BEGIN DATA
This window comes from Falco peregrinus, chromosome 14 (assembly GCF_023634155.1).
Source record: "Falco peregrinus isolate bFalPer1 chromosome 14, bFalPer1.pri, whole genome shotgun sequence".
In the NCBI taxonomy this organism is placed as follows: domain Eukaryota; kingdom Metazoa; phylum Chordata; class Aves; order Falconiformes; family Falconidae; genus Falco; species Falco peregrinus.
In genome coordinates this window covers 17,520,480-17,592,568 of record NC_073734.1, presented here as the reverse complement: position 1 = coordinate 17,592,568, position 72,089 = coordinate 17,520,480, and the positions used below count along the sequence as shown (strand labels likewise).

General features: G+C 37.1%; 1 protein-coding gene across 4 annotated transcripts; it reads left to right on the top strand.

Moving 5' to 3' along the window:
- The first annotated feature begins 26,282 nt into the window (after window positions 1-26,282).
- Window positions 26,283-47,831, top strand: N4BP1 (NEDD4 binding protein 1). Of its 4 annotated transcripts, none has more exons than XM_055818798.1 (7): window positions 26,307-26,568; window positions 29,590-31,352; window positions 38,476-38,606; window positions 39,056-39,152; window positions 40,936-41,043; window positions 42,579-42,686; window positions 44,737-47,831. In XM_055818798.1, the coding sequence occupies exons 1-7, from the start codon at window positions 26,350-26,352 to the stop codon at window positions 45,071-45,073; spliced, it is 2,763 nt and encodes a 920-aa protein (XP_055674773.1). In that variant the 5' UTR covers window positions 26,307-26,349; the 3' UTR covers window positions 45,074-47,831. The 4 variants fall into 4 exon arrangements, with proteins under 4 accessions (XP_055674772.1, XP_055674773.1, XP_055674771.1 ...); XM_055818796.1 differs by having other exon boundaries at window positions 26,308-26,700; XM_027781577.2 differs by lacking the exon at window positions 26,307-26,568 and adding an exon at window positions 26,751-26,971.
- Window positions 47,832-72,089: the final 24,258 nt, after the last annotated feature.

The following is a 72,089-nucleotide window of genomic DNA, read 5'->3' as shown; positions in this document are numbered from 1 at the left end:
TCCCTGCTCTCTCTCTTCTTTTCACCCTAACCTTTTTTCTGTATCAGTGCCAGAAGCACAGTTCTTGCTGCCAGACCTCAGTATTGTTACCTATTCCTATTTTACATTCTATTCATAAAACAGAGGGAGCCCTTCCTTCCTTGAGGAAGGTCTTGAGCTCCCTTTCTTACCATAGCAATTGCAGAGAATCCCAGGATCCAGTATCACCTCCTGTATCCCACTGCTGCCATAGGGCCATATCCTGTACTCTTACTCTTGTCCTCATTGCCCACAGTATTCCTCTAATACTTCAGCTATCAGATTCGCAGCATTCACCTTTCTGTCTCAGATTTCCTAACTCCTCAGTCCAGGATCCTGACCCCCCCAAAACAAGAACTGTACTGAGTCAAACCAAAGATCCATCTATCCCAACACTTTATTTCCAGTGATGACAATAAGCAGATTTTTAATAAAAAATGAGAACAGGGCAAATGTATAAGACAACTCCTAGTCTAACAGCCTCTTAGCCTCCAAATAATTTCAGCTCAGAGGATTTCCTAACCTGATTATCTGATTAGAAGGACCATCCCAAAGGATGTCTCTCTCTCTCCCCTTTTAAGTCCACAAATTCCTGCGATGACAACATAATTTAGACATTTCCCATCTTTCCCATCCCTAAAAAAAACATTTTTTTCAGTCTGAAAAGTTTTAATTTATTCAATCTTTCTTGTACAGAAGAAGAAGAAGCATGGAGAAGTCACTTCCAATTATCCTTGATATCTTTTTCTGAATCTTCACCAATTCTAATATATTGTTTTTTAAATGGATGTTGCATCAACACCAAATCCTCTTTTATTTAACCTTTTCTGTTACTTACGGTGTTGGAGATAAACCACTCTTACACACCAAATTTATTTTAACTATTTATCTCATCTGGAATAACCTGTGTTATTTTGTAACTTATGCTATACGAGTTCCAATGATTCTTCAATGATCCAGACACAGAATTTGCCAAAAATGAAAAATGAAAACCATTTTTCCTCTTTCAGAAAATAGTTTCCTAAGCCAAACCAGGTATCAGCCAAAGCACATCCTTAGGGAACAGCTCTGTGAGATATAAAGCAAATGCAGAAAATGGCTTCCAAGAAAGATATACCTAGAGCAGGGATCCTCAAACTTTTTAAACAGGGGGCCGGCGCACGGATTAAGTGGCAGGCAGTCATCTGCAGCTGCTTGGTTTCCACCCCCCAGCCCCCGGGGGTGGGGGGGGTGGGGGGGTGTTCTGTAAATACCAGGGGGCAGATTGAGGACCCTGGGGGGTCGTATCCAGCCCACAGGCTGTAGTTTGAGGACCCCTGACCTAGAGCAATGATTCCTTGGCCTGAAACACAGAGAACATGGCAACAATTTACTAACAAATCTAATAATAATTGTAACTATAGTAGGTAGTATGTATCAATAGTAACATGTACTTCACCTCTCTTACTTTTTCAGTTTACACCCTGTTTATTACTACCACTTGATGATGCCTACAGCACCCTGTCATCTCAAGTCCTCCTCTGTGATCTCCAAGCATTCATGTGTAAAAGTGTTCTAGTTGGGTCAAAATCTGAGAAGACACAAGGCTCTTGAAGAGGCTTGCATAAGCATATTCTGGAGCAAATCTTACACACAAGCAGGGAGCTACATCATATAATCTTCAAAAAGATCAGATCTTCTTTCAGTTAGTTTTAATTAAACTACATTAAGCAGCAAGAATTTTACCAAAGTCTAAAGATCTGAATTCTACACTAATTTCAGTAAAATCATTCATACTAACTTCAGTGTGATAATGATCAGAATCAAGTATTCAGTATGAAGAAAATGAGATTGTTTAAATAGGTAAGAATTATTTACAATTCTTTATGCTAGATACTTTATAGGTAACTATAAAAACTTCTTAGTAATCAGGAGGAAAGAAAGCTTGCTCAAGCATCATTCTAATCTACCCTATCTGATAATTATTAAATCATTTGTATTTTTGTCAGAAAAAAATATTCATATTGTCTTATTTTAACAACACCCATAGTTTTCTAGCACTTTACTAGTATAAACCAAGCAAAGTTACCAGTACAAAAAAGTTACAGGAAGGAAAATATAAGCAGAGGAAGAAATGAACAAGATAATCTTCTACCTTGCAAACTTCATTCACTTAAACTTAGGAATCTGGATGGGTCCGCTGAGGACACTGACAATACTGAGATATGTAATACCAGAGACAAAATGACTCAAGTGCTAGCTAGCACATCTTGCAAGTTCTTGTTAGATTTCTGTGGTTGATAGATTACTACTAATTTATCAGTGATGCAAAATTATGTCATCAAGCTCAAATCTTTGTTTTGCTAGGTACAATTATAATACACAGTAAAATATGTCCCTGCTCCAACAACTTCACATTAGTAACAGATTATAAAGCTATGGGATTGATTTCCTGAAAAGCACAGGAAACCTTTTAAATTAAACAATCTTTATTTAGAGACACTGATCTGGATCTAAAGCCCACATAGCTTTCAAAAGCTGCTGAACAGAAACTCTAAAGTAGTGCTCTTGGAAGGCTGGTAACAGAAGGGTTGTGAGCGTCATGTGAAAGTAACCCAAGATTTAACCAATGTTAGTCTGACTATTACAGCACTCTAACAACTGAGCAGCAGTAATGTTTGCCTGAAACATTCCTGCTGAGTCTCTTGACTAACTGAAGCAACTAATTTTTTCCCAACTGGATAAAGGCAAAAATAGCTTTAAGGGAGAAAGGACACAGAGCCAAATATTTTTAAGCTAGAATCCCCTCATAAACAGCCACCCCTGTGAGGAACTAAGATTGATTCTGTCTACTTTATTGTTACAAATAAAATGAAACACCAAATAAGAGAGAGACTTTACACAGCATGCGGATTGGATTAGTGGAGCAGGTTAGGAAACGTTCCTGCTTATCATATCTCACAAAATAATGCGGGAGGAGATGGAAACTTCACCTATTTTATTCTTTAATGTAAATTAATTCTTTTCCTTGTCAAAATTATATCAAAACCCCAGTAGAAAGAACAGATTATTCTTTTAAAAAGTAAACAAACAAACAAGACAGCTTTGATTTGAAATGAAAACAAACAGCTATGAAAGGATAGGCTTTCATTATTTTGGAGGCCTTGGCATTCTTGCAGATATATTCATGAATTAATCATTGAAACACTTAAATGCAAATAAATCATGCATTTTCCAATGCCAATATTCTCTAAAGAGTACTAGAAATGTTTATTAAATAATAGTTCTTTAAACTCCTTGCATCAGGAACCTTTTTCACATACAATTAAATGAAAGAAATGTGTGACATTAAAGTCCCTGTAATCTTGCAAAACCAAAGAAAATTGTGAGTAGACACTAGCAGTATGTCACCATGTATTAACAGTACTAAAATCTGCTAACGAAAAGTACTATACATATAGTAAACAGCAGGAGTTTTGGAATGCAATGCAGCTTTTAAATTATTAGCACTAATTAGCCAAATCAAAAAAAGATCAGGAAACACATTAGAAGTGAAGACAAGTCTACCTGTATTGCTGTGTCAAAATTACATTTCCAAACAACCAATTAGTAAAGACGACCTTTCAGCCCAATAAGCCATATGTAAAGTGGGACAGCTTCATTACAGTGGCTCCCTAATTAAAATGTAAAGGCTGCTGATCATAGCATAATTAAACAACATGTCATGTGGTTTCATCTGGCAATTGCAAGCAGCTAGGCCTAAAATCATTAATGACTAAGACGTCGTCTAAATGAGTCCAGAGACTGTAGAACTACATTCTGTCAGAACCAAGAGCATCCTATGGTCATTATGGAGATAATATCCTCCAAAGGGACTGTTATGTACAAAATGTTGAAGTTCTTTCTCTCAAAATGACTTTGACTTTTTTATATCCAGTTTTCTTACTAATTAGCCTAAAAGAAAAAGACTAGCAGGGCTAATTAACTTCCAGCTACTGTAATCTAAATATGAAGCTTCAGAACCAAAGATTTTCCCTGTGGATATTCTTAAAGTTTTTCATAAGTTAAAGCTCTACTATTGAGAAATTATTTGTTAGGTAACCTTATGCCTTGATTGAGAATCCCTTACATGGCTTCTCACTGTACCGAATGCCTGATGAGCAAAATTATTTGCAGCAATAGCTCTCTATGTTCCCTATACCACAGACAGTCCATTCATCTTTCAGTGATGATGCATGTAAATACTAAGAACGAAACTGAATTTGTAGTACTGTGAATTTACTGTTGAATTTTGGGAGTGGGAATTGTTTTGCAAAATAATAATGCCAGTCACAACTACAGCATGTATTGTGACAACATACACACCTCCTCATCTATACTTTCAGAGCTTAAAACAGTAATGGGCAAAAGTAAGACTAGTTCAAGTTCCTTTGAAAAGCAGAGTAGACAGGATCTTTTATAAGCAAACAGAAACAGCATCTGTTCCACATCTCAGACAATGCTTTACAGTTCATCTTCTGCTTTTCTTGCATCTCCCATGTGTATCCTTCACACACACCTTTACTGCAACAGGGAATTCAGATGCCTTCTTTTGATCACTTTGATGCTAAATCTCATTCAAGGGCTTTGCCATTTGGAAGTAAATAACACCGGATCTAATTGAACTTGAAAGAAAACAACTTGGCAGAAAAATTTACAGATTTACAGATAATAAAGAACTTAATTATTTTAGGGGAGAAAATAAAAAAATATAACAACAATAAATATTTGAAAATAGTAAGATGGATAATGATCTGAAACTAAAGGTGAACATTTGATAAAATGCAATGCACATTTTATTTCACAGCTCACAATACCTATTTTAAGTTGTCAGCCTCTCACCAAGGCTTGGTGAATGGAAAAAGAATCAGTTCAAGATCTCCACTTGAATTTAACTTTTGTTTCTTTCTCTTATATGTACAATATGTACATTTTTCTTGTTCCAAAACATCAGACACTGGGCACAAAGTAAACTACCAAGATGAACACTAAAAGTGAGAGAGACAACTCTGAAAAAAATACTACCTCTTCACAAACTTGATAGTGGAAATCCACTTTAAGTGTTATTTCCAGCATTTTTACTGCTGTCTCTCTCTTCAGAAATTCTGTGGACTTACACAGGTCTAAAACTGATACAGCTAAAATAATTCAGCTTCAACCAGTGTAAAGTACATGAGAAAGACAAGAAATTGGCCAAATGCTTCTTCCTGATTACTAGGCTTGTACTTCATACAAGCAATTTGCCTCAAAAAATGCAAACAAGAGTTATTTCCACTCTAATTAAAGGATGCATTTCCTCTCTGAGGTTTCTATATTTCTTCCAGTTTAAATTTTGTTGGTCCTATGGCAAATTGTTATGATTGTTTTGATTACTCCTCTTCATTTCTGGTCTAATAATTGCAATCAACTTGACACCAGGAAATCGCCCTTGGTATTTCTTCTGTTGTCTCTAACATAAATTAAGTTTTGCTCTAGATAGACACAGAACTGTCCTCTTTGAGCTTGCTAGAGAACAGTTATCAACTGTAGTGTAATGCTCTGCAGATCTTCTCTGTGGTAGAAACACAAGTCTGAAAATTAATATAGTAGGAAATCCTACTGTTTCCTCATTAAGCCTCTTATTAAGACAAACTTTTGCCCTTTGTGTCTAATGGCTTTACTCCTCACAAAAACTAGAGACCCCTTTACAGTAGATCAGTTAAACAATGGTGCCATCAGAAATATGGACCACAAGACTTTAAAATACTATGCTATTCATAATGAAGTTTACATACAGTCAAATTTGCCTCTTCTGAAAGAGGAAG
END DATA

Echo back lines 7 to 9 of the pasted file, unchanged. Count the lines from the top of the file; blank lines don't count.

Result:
- The first annotated feature begins 26,282 nt into the window (after window positions 1-26,282).
- Window positions 26,283-47,831, top strand: N4BP1 (NEDD4 binding protein 1). Of its 4 annotated transcripts, none has more exons than XM_055818798.1 (7): window positions 26,307-26,568; window positions 29,590-31,352; window positions 38,476-38,606; window positions 39,056-39,152; window positions 40,936-41,043; window positions 42,579-42,686; window positions 44,737-47,831. In XM_055818798.1, the coding sequence occupies exons 1-7, from the start codon at window positions 26,350-26,352 to the stop codon at window positions 45,071-45,073; spliced, it is 2,763 nt and encodes a 920-aa protein (XP_055674773.1). In that variant the 5' UTR covers window positions 26,307-26,349; the 3' UTR covers window positions 45,074-47,831. The 4 variants fall into 4 exon arrangements, with proteins under 4 accessions (XP_055674772.1, XP_055674773.1, XP_055674771.1 ...); XM_055818796.1 differs by having other exon boundaries at window positions 26,308-26,700; XM_027781577.2 differs by lacking the exon at window positions 26,307-26,568 and adding an exon at window positions 26,751-26,971.
- Window positions 47,832-72,089: the final 24,258 nt, after the last annotated feature.